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Insurance Billing Problem
Old 12-20-2008, 04:11 PM   #1
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Insurance Billing Problem

My husband had a routine screening procedure this summer. His insurance company refuses to pay the claim for the procedure. He has talked to the insurance company twice. Although they agree the screening procedure is covered by his insurance, they are unable to provide any informaton on why the claim is not being paid. The last time he talked with the customer service representative, he was told the claim would be reviewed/resolved in 30 days. He heard nothing back from the insurance company. Meanwhile the bills from the service provider (for $3500) keep coming.

Does anyone have any suggestions for how to resolve this problem?
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Old 12-20-2008, 04:25 PM   #2
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I would find out how to contact whoever in your state regulates insurance companies.

This is what a state representive can be good for.

US Representitive / Senator - contact them when you are into round #2. ( and your local newspaper, tv reporters etc...)
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Old 12-20-2008, 04:28 PM   #3
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Does anyone have any suggestions for how to resolve this problem?
Next time that you call them ask to speak to a supervisor. Demand a clear concise answer to your Q. That is their job~ to answer Qs and to pay or reject claims. Demand that they provide you with a written explanation and a CC to the provider.
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Old 12-21-2008, 06:33 AM   #4
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Sorry to hear about your problem.

I'm curious: what kind of 'routine screening procedure' costs $3500? I can imagine some possibilities, but none really seem to fall into the $3500 category.

Good luck!
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Old 12-21-2008, 08:43 AM   #5
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Meanwhile the bills from the service provider (for $3500) keep coming.
I've had similar issues. Make sure the service provider is aware that you are working with the insurance company, and it is under review. Make sure they are documenting your calls (and you document as well who you spoke to and when). You will keep getting bills from the service provider since they seem to have it on an automatic billing cycle. Just call them every time you get one (and make sure they indeed have it on record that you called the last time).

This is a super pain in the *ss. It takes forever for insurance companies to appeal/do reviews.
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Old 12-21-2008, 09:39 AM   #6
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I echo SG's advice. Don't pay the provider but keep them informed. What does your EOB state as the reason they have rejected it?

Also, whenever I go for a routine procedure, including annual physicals, the provider contacts the insurance company and tells me how much my out of pocket is going to be. Did your provider do a similar insurance check beforehand?
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Old 12-21-2008, 10:11 AM   #7
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I suggest a letter to the Insurance Co Pres/CEO with a CC to your State Insurance Commissioner. Insurance companies must go through a "Market Conduct" exam every three years during which these kinds of practices are reviewed.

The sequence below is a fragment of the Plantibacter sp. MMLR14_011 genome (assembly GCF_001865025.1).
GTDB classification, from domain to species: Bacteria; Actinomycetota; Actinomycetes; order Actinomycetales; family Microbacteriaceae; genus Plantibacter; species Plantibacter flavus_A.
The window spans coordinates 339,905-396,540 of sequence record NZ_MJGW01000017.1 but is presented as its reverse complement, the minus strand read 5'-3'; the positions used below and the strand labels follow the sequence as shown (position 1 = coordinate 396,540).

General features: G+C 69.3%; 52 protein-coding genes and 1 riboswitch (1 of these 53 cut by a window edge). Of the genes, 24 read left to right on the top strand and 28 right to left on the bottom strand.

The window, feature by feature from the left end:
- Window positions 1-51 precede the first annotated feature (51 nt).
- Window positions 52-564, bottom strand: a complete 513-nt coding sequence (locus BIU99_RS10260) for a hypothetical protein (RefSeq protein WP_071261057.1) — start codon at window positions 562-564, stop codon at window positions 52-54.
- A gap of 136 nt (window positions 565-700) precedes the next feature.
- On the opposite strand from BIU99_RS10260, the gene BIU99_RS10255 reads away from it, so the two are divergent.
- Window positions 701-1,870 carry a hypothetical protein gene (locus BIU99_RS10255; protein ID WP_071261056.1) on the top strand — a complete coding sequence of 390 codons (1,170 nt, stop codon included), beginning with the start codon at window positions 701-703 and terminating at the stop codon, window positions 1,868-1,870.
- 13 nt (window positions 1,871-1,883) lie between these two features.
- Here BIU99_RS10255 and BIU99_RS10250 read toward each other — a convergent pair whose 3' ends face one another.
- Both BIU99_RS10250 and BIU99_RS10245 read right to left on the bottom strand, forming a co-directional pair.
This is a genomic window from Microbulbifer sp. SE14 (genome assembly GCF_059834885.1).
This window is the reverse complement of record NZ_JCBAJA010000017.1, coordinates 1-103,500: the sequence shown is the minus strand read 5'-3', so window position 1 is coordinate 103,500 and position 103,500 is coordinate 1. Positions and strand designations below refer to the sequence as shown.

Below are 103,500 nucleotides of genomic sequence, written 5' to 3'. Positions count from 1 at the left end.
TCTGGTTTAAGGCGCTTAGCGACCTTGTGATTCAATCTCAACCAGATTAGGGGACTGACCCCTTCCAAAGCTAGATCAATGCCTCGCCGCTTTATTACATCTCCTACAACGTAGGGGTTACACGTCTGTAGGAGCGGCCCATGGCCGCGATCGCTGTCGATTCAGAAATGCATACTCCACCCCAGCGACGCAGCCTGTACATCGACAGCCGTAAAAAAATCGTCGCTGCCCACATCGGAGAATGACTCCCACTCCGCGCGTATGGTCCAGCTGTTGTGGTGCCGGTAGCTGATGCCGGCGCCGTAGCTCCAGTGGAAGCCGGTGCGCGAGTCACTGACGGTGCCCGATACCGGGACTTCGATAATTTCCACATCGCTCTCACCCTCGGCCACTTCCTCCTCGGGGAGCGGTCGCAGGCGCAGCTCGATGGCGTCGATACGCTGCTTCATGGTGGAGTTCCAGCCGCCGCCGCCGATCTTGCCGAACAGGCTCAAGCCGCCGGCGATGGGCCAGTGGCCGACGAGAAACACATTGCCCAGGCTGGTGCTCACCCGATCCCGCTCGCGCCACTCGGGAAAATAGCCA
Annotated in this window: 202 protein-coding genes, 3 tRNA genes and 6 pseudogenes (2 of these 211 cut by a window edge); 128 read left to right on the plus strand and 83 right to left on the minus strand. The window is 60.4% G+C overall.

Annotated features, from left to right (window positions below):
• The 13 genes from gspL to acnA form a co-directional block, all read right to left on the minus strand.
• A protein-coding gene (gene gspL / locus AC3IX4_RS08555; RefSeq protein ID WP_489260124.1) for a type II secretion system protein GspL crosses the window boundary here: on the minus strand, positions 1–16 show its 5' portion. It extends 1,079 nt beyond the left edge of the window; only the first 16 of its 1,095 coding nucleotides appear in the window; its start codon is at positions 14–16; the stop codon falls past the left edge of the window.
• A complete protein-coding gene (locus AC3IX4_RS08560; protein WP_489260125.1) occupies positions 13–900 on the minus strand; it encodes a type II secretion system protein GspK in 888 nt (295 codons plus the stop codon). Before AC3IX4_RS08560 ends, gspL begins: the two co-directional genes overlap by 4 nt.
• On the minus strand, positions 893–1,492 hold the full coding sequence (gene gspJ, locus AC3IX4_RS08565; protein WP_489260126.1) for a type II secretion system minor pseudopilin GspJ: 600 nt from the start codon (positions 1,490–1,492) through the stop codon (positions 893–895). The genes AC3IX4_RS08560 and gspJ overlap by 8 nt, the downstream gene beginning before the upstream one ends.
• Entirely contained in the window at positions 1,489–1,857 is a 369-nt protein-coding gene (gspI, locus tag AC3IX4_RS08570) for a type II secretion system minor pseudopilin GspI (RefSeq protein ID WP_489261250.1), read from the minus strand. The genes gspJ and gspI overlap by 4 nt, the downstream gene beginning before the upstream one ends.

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Old 12-21-2008, 05:10 PM   #8
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I've found that:

1. Written complaints to insurance companies tend to receive greater attention than phone calls

2. Be sure to check with your doctor for the correct billing codes. I've had several claims denied because the billing code was something other that what the insurance contract covered, even though the procedure was correct. Once the doctor's office resubmitted the claims with expected billing codes, they went through and were paid.

Good Luck!
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Old 12-22-2008, 09:04 AM   #9
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Thanks to everyone for their suggestions and encouragement.

A phone call to the insurance company this morning revealed that they had approved payment of the claim, but forgot to tell my husband or the service provider. They promised to send my husband a letter about the approval of the claim. He made them call the service provider about the decision while he was still on the phone.
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Old 12-22-2008, 09:19 AM   #10
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Thanks to everyone for their suggestions and encouragement.

A phone call to the insurance company this morning revealed that they had approved payment of the claim, but forgot to tell my husband or the service provider. They promised to send my husband a letter about the approval of the claim. He made them call the service provider about the decision while he was still on the phone.
Pleased to hear that you got things sorted out.
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Old 12-22-2008, 09:51 AM   #11
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It would still be useful to report this claims payment delay to the Insurance Commissioners Office. Any patterns of claims delays would then lead to regulatory action sooner, benefiting other policyholders.
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Old 12-22-2008, 02:38 PM   #12
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Success. Nice going.
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